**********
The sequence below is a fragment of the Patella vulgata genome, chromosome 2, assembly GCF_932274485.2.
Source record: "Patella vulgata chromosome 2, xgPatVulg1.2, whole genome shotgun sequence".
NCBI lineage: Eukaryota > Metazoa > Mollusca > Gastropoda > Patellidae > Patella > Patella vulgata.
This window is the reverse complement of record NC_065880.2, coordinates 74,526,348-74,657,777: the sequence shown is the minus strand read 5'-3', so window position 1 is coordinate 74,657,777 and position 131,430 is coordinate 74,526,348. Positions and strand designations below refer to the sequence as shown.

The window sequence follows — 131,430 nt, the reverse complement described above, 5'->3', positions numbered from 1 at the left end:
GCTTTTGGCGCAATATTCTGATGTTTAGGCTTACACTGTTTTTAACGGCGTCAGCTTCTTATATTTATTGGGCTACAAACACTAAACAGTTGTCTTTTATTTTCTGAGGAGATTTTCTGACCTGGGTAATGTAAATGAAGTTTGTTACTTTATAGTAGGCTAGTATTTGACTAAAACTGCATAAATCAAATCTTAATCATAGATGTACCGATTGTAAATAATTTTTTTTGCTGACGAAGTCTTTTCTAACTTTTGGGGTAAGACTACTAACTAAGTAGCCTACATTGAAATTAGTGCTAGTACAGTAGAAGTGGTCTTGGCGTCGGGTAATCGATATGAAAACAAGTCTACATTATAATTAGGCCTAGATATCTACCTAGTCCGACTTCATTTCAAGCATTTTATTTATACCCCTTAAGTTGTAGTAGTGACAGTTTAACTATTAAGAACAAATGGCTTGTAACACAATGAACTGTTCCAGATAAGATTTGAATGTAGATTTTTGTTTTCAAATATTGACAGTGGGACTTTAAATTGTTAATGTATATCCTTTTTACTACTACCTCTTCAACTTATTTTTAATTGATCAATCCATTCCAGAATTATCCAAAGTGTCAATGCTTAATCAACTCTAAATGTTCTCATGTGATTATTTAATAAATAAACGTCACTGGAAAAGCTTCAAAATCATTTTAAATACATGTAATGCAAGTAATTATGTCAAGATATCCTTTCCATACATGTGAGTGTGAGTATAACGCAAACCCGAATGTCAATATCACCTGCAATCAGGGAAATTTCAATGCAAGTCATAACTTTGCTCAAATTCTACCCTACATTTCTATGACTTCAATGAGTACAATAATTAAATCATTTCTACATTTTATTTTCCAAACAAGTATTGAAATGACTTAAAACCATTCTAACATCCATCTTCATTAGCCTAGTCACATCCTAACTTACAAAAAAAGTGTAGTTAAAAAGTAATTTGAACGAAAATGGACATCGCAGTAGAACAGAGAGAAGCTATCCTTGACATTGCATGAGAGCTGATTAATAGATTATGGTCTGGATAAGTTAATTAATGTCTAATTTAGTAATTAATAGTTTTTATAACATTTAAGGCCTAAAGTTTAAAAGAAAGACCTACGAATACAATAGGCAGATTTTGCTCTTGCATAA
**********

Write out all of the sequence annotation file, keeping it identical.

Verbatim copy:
The sequence below is a fragment of the Patella vulgata genome, chromosome 2, assembly GCF_932274485.2.
Source record: "Patella vulgata chromosome 2, xgPatVulg1.2, whole genome shotgun sequence".
NCBI lineage: Eukaryota > Metazoa > Mollusca > Gastropoda > Patellidae > Patella > Patella vulgata.
This window is the reverse complement of record NC_065880.2, coordinates 74,526,348-74,657,777: the sequence shown is the minus strand read 5'-3', so window position 1 is coordinate 74,657,777 and position 131,430 is coordinate 74,526,348. Positions and strand designations below refer to the sequence as shown.

The window sequence follows — 131,430 nt, the reverse complement described above, 5'->3', positions numbered from 1 at the left end:
GCTTTTGGCGCAATATTCTGATGTTTAGGCTTACACTGTTTTTAACGGCGTCAGCTTCTTATATTTATTGGGCTACAAACACTAAACAGTTGTCTTTTATTTTCTGAGGAGATTTTCTGACCTGGGTAATGTAAATGAAGTTTGTTACTTTATAGTAGGCTAGTATTTGACTAAAACTGCATAAATCAAATCTTAATCATAGATGTACCGATTGTAAATAATTTTTTTTGCTGACGAAGTCTTTTCTAACTTTTGGGGTAAGACTACTAACTAAGTAGCCTACATTGAAATTAGTGCTAGTACAGTAGAAGTGGTCTTGGCGTCGGGTAATCGATATGAAAACAAGTCTACATTATAATTAGGCCTAGATATCTACCTAGTCCGACTTCATTTCAAGCATTTTATTTATACCCCTTAAGTTGTAGTAGTGACAGTTTAACTATTAAGAACAAATGGCTTGTAACACAATGAACTGTTCCAGATAAGATTTGAATGTAGATTTTTGTTTTCAAATATTGACAGTGGGACTTTAAATTGTTAATGTATATCCTTTTTACTACTACCTCTTCAACTTATTTTTAATTGATCAATCCATTCCAGAATTATCCAAAGTGTCAATGCTTAATCAACTCTAAATGTTCTCATGTGATTATTTAATAAATAAACGTCACTGGAAAAGCTTCAAAATCATTTTAAATACATGTAATGCAAGTAATTATGTCAAGATATCCTTTCCATACATGTGAGTGTGAGTATAACGCAAACCCGAATGTCAATATCACCTGCAATCAGGGAAATTTCAATGCAAGTCATAACTTTGCTCAAATTCTACCCTACATTTCTATGACTTCAATGAGTACAATAATTAAATCATTTCTACATTTTATTTTCCAAACAAGTATTGAAATGACTTAAAACCATTCTAACATCCATCTTCATTAGCCTAGTCACATCCTAACTTACAAAAAAAGTGTAGTTAAAAAGTAATTTGAACGAAAATGGACATCGCAGTAGAACAGAGAGAAGCTATCCTTGACATTGCATGAGAGCTGATTAATAGATTATGGTCTGGATAAGTTAATTAATGTCTAATTTAGTAATTAATAGTTTTTATAACATTTAAGGCCTAAAGTTTAAAAGAAAGACCTACGAATACAATAGGCAGATTTTGCTCTTGCATAA